Plan, Do, Check, Act 

The Plan, Do, Check, Act approach achieves a balance between the systems and behavioural aspects of management. It also treats health and safety management as an integral part of good management generally, rather than as a stand-alone system.

Plan

  • Think about where you are now and where you need to be
  • Say what you want to achieve, who will be responsible for what, how you will achieve your aims, and how you will measure your success. You may need to write down this policy and your plan to deliver it
  • Decide how you will measure performance. Think about ways to do this that go beyond looking at accident figures – look for leading as well as lagging indicators. These are also called active and reactive indicators
  • Consider fire and other emergencies. Co-operate with anyone who shares your workplace and co-ordinate plans with them
  • Remember to plan for changes and identify any specific legal requirements that apply to you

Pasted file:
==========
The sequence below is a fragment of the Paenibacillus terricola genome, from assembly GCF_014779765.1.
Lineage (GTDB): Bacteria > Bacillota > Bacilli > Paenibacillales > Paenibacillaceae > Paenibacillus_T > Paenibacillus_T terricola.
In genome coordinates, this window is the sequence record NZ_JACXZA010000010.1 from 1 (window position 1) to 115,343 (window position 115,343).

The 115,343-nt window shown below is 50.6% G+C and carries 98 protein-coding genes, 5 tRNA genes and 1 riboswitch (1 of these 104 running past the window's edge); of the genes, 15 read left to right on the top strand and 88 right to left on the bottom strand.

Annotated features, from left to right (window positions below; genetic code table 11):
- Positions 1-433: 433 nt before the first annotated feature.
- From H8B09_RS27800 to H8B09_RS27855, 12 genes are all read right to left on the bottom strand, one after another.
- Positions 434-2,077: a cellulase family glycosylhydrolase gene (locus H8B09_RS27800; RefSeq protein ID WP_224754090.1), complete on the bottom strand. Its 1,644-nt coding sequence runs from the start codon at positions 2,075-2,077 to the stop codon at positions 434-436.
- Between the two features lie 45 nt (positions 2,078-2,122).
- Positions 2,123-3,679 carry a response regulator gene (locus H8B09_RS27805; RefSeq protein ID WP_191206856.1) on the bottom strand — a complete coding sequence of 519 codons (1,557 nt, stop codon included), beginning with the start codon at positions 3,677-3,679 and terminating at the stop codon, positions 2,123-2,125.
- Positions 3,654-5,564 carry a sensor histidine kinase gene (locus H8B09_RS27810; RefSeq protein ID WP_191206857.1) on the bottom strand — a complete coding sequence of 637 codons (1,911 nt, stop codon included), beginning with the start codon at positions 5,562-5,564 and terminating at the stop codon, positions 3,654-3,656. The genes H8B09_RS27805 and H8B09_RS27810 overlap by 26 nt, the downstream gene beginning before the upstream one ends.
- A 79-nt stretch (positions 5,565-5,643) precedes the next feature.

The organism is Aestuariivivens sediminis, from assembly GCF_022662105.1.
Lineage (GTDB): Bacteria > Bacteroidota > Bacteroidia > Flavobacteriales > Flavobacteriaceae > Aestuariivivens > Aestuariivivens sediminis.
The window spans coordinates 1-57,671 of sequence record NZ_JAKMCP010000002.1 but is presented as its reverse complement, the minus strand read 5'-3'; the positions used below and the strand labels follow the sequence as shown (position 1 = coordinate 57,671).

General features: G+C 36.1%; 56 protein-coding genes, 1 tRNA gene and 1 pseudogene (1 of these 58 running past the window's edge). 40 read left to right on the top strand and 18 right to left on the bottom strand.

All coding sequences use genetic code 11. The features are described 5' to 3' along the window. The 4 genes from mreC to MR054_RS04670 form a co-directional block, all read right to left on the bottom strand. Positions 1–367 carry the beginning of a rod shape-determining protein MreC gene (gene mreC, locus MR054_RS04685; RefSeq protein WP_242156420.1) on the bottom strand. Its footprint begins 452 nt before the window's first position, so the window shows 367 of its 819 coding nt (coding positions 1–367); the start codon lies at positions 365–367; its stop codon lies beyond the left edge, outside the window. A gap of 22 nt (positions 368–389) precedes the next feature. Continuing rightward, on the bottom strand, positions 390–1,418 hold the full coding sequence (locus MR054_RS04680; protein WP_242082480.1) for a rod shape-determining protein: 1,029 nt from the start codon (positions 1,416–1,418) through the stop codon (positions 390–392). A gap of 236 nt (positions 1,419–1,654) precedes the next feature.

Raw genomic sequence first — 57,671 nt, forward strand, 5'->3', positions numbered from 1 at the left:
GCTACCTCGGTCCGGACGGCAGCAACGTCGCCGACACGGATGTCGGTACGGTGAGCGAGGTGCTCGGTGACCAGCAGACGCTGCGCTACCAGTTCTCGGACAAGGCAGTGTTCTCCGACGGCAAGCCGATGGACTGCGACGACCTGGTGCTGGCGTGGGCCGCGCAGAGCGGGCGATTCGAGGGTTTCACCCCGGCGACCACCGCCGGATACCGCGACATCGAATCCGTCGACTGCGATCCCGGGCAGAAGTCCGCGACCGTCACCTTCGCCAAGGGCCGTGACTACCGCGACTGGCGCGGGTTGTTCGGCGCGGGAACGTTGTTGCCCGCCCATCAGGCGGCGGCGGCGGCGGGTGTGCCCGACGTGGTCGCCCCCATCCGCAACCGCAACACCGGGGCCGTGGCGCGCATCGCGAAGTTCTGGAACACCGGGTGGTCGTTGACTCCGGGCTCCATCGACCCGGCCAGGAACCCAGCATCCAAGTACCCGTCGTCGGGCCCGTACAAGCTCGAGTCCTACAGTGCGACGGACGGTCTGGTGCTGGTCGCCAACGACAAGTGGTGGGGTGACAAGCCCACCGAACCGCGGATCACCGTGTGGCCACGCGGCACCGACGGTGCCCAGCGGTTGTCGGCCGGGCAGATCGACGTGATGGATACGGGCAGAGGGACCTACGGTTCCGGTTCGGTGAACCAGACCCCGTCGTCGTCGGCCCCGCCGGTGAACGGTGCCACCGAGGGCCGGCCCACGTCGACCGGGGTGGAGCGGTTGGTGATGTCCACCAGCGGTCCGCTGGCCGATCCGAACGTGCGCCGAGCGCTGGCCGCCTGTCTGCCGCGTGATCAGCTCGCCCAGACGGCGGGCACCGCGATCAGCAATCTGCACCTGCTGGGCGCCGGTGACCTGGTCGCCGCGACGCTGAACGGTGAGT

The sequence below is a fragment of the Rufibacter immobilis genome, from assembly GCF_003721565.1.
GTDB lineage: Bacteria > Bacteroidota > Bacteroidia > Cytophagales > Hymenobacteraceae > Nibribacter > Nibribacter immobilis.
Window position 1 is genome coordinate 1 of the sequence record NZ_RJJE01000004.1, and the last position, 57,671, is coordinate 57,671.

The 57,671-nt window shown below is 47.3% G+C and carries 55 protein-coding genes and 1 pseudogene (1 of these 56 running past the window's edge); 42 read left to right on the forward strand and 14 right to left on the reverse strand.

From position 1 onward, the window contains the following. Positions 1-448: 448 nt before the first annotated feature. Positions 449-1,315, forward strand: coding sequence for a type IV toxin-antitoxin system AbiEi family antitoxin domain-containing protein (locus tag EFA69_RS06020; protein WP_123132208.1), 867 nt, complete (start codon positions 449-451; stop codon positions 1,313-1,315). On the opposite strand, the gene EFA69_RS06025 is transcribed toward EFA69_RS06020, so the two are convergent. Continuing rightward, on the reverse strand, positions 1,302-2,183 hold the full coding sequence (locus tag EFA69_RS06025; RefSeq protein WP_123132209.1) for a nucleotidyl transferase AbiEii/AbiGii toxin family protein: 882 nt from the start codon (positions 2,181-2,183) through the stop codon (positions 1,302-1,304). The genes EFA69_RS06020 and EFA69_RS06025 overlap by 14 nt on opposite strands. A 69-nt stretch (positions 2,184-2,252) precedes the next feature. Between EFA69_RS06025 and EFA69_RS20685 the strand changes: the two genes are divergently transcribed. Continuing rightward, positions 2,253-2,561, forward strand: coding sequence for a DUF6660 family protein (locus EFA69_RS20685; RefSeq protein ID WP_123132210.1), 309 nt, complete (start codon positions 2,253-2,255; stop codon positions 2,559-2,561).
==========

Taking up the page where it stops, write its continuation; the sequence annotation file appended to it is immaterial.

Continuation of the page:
Do

  • Identify your risk profile
    • Assess the risks, identify what could cause harm in the workplace, who it could harm and how, and what you will do to manage the risk
    • Decide what the priorities are and identify the biggest risks
  • Organise your activities to deliver your plans
    In particular, aim to:

    • Involve workers and communicate, so that everyone is clear on what is needed and can discuss issues – develop positive attitudes and behaviours
    • Provide adequate resources, including competent advice where needed
  • Implement your plan
    • Decide on the preventive and protective measures needed and put them in place
    • Provide the right tools and equipment to do the job and keep them maintained
    • Train and instruct, to ensure everyone is competent to carry out their work
    • Supervise to make sure that arrangements are followed

 

Check

  • Measure your performance
    • Make sure that your plans have been implemented, ‘paperwork’ on its own is not a good performance measure
    • Assess how well the risks are being controlled and if you are achieving your aims. In some circumstances formal audits may be useful
  •  Investigate the causes of accidents, incidents or near misses

 

Act

  • Review your performance
    • Learn from accidents and incidents, ill-health data, errors and relevant experience, including from other organisations
    • Revisit plans, policy documents and risk assessments to see if they need updating
  • Take action on lessons learned, including from audit and inspection reports

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